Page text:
I’ve also weeded the lower garden (the one with the Acers) and the herb garden and have put the shredded bush clippings on top to try to suppress the weeds somewhat.

Lower garden
Lower garden
Herb garden
Herb garden

I have made one awesome discovery – the violets I’d put in the lower garden have (on the whole) survived!   They were just hiding behind a bunch of weeds.  This is good news, I’d assumed the slugs had got them.

My husband is pleased with the oregano growing in the herb garden (it probably needs a prune soon).  The thyme is also doing well.  For some reason lemon thyme doesn’t do very well in my garden, despite being in a dry, sunny spot.  Do any of you know why this is?

Our lovely friends left this morning and another set of lovely friends are turning up at noon.  I’d better go and check the washing.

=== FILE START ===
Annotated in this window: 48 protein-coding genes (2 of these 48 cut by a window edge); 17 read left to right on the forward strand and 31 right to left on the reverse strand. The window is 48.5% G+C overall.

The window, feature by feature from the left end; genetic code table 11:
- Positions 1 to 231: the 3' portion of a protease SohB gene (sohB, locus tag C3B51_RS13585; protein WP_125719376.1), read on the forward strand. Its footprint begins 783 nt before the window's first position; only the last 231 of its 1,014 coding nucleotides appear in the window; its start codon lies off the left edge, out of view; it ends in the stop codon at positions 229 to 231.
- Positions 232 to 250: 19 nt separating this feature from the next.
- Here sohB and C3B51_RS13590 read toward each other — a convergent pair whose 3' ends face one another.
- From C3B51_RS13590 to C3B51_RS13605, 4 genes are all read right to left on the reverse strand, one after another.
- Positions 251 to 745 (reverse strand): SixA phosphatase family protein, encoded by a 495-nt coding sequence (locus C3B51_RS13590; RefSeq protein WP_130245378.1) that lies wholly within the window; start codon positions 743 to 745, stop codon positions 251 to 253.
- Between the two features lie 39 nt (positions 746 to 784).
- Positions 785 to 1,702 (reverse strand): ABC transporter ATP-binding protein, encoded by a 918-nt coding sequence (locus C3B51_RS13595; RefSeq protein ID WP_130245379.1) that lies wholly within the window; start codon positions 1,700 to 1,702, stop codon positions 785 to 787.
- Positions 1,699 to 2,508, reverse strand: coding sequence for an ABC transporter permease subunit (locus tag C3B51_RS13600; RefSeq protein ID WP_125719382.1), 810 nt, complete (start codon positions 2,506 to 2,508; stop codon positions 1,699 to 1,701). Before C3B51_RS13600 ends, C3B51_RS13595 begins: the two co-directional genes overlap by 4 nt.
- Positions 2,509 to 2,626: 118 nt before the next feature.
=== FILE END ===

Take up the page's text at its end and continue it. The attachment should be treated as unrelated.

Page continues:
New jeans for the girl

I’ve just bought these for my daughter.

Jersey jodhpurs #16 from Boden
Jersey jodhpurs #16 from Boden

I call them jeans but Boden describe them as “jersey jodhpurs” in “mid vintage”.  I used to rather judge people who dressed their tiny children in skinny jeans – ghastly! I thought.  How can these children move?

The thing is, my daughter is quite a different shape from my son.  I started out buying her wide leg trousers and they were miles too big around the waist – she still has a pair in age 2 that we have to roll the waistband down for, otherwise they fall down.  So now I buy her leggings and skinny jeans / cords.

Speaking of my daughter, she’s got into a Bad Habit.  She picks at her dinner then demands a share of mine.  A bit like some old housemates I used to have.  Perhaps that’s why they were a size 10.